Turkey is facing the biggest humanitarian crisis in its recent history
For the past 3 days I’ve been watching the destruction in my beautiful country, crying at the hopelessness humanity faces against the mayhem of natural disasters. The country is struggling to get aid to affected areas after an earthquake of 7.7 magnitudes, followed by another one of 7.6 hours later in the same city destroyed thousands of buildings, including hospitals, airports, highways, government buildings, schools, mosques, churches and apartment blocks. The earthquake has impacted 10 provinces in the Southeast part of the country, a region with a total population of over 13 million.
At the time of reporting 8,574 have died as a result and 40,910 injured, with the fatalities expected to rise to multiples in the upcoming days. Turkey’s disaster management agency stated that 11,342 buildings have been reported to have collapsed, of which 5,775 they were able to confirm. The earthquake has also impacted neighbouring Syria, which has reported an official death toll of 2,470 so far.
The country faces several challenges
First of all, because the earthquake was very shallow (about 17km below the surface) it was felt more powerfully and impacted a wider geography. There have been over 250 aftershocks of various magnitudes ranging up to 6.6, resulting in the collapse of some buildings already damaged by the initial earthquake. The aftershocks put rescue workers in danger and hinder the rescue process, since no work can be done during the aftershock.
Secondly, the earthquake happened during a harsh snowstorm. In some affected regions night-time temperatures reach as low as -12 degrees Celsius, putting both people trapped under the rubble and survivors at risk of freezing to death. There’s no electricity in the region currently, and some provinces have already run out of gas. This means that without sufficient aid, the survivors are at risk of freezing to death and the standard 72-hour window for rescuing people trapped under the rubble is significantly shortened.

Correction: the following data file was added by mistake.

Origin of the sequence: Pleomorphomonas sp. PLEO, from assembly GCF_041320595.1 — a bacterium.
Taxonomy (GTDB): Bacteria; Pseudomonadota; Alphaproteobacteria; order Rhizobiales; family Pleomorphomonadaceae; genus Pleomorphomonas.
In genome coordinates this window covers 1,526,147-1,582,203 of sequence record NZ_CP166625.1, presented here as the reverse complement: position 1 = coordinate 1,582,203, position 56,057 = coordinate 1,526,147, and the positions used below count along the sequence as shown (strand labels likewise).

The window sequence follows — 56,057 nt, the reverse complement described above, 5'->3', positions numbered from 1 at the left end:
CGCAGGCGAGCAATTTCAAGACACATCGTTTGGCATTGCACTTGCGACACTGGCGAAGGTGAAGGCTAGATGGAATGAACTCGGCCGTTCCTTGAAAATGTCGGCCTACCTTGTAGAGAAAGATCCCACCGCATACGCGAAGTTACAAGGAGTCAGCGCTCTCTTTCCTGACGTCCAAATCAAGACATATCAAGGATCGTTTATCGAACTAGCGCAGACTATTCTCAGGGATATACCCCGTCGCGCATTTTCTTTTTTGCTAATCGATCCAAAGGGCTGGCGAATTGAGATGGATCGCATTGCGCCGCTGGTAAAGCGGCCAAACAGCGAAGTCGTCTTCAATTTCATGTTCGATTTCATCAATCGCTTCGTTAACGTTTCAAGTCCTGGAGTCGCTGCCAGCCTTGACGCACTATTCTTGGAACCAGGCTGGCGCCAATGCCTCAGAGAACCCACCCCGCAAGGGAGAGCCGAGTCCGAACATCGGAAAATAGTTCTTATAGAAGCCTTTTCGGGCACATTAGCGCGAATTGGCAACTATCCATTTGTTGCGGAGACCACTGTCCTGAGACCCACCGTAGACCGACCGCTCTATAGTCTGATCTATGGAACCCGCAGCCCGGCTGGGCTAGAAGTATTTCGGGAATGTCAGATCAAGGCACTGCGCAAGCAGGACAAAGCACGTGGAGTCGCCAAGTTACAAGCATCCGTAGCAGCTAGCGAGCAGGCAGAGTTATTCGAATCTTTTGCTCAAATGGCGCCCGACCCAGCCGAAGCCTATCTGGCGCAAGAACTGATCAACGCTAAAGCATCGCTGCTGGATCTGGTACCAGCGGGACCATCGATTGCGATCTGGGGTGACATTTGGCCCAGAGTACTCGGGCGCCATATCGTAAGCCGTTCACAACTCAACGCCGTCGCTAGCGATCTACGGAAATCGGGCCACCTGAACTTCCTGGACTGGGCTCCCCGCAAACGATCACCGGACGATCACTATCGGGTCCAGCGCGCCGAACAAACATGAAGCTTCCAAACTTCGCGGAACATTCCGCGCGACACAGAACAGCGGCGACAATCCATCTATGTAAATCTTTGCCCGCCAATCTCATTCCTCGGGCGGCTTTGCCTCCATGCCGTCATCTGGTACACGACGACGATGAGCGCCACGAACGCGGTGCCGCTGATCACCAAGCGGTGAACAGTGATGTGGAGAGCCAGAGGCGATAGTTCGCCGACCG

No food, water, or shelter
The earthquake has also impacted water distribution pipes, making it impossible to get drinkable water in the region. There’s a shortage of food, with many reporting they haven’t had anything to eat in over 36 hours. Most of the survivors have lost their homes and will need to be rehoused.
The scale of aid needed is tremendous if we want to avoid many more tens of thousands of deaths. The Turkish authorities, municipalities, NGOs and civilians are doing everything that they can do; making monetary donations as well as food, water and supplies but the region needs all the help they can get. Because of the vastness of the affected area, people in many regions still have not had any help. Some earthquake experts and economists state that the national economic damage to the region is over $50 billion.
The priority is to save as many people as possible; from under the rubble, from starvation, from freezing to death and from dying of thirst, but make no mistake — this region will need work for many more years to come. Turkey will need to rebuild the hospitals, schools, homes, roads, mosques, government buildings, airports. For a country already in a dire economic situation, this is absolutely devastating.
So please, consider making a donation to the following trustworthy associations.
Ahbap is the most active and organised local NGO currently working in the area. They have been working in the affected areas since day 1, helping transfer rescue teams, food, water and other supplies. You can visit their website to make a donation. They now also accept donations in several cryptocurrencies.
Istanbul Vakfi is the official foundation of the Municipality of Istanbul, the biggest municipality in Turkey. Municipality of Istanbul has been tasked with helping the city of Hatay, the most affected city in the earthquake-ridden provinces. They’ve transferred over 1000 municipality workers into the region, including firefighters, rescue workers and medical workers. They’ve provided rescue teams, food, water and shelter to the region. You can make a donation to Istanbul Vakfi.
AFAD is Turkey’s Disaster and Emergency Management agency. They’ve been coordinating the rescue mission in all 10 provinces but due to the scale of the disaster they need many, many more resources to help the entire region.
You can donate to AFAD.
AKUT is a voluntary NGO that focuses on disaster search and rescue relief. They provide expert rescue teams and they have been actively working to save people trapped under the rubble. You can donate to AKUT.
Featured image: Turkey earthquake / Flickr